Afternoon downpours were starting to become more regular by this time, frequently dumping huge volumes of rain. Sometimes we’ve been lucky and scored some shelter under a verandah or in a shed, garage or abandoned building. Other times we just curl up in the tent and pray that the seams and bike tube patches (covering up holes from insect attacks) hold out under the deluge. From Bijagua we followed a backcountry route to the south side of Lake Arenal, then launched ourselves up a series of brutal climbs to reach the cloud forests at Monteverde.
Costa Rica is an incredibly popular tourist destination and at times the over-abundance of tourist ‘attractions’ is eco-annoying. In some places you can’t go far without being bombarded by advertisements for ziplining, jungle hikes, canopy tours, quad-biking, white water rafting, volcano climbs, kayaking, coffee tours, and luxury spas.
Fortunately our early morning visit to the Monteverde reserve was peaceful, our encounter with an armadillo being the highlight of our hike through this atmospheric (wet) reserve.
Leaving Monteverde we retraced our route back down to Lake Arenal, delighted to actually get to see the classic cone-shaped volcano poking through the clouds. Our lakeside rest stop turned into an impromptu campsite as a huge thunderstorm came in, dumping rain for hours on end.
Cleaning down the bikes after a muddy ride, Ed discovered a massive crack in my rear rim. It was excellent timing as we were only 8km from La Fortuna and a bike shop – $10 later we had a replacement rim of dubious quality, swopped over to the front wheel so my remaining ‘good’ rim could take most of the load.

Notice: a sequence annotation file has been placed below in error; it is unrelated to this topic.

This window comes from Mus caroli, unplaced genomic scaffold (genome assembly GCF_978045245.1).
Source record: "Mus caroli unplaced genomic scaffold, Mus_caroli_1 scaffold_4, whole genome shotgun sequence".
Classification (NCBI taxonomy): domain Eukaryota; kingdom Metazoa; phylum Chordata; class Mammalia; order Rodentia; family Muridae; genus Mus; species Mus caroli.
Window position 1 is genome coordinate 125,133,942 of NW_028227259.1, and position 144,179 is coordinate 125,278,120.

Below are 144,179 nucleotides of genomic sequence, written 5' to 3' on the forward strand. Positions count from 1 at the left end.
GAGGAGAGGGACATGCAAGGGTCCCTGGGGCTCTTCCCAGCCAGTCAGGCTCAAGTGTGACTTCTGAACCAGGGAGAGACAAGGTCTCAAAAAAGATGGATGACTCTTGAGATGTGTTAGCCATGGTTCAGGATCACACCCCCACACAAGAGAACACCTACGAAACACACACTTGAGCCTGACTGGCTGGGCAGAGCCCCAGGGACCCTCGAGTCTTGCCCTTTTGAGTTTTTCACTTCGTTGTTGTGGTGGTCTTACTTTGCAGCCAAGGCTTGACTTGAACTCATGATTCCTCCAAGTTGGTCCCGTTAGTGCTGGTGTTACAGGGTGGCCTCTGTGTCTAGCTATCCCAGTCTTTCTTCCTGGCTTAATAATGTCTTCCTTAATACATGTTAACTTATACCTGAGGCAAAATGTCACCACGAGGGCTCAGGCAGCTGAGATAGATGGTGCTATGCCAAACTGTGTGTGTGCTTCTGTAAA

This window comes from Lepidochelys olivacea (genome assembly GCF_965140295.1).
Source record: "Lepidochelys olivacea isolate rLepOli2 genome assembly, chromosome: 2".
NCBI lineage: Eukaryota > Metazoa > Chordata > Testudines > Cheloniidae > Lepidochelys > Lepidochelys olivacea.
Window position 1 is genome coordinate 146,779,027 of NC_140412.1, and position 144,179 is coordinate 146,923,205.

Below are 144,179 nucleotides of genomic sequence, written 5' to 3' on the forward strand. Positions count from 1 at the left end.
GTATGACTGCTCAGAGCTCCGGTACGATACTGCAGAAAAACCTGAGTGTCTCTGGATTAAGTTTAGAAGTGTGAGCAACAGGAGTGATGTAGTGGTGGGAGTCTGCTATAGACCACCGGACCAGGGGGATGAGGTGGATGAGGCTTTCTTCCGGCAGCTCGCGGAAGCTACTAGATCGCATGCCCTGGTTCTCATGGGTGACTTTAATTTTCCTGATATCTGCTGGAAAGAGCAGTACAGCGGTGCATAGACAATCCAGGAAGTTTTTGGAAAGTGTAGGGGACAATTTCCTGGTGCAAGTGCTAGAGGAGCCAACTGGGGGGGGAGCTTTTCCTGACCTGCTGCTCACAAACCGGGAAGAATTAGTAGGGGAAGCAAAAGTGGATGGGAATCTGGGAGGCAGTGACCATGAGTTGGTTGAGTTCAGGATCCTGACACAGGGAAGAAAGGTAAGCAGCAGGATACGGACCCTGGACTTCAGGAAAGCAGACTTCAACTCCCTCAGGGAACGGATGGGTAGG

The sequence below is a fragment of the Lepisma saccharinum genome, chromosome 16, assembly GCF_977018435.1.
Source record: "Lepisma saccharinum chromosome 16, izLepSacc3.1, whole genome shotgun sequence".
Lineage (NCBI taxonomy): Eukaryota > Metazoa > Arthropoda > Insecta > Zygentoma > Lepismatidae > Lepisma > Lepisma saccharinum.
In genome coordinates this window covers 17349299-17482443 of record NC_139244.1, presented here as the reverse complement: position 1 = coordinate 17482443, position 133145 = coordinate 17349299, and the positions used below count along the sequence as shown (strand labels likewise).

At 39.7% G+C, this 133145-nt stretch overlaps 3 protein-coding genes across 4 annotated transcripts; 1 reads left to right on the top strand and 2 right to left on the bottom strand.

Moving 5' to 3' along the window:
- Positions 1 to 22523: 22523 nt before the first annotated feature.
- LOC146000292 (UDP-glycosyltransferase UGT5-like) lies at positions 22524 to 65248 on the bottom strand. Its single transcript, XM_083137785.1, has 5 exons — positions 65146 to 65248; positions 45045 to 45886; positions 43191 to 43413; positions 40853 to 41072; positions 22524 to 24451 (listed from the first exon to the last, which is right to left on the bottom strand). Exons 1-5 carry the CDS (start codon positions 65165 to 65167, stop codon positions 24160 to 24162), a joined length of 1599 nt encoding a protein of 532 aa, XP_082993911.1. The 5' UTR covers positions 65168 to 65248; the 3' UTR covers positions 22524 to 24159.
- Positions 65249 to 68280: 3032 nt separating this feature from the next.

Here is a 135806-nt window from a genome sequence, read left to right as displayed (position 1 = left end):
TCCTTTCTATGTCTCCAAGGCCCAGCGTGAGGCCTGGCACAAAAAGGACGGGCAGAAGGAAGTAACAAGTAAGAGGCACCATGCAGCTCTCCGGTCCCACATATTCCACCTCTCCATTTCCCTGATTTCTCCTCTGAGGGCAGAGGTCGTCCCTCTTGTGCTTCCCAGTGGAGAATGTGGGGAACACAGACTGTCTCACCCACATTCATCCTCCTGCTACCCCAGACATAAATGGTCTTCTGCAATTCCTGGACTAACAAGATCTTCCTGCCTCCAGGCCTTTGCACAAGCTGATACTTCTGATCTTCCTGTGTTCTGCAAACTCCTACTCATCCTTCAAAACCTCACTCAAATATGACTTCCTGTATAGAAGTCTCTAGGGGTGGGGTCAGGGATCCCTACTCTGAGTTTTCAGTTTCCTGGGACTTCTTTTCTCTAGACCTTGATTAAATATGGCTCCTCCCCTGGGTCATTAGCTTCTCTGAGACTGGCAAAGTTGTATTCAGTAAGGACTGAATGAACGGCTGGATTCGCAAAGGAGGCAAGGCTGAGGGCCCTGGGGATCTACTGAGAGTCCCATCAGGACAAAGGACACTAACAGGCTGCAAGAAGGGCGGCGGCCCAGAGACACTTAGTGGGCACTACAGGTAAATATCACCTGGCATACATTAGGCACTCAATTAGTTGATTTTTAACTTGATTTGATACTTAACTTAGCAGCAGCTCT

After a 2-3 week break off the bikes we restarted from San Jose. It was surprising just how quickly the heat and energy-sapping humidity caught up with us again – a day of being sodden with sweat, pushing uphills and bouncing down a rocky track in pouring rain and I was on the verge of tears. Looking for a fast route south, but wanting to avoid the traffic-choked insanity of the Panamerican Highway we took the recommended coastal route.
By the time we reached the border we’d both had enough of being constantly soaked with either sweat or rain, we were worn out from the oppressive heat and fed up with burning our budget on crappy rooms due to our growing dependency on air-conditioning. And with that we rolled on into Panama. Here at least we knew that we could look forward to a big chunk of roadworks along the highway that had closed off two lanes to traffic – creating the world’s biggest bike lane for passing cyclists.
With flights booked to cross the Darien Gap and on to Columbia we headed to Panama City, possibly the least cycling-friendly city we’ve ever visited. We did ride out to Gamboa hoping to see something of the Panama Canal, but very little is actually visible or accessible from the road. On the way back I spotted an animal on the edge of the road which I initially thought was roadkill. As I got closer I realised that it was a juvenile two-toed sloth, moving at a suicidal pace into the flow of traffic. It’s rare to see one out of the safety of a tree and this little fellow wasn’t going to live long. I managed to flag down the traffic, just as a local guy leapt out and grabbed the sloth, running across the road to place it safely in the bush. Fun times.
Having jumped the roadless Darien Gap that divides Panama and Columbia we are now more than ready for some Andean mountain therapy …
Until next time,
Rubber side down
Ed & Gaye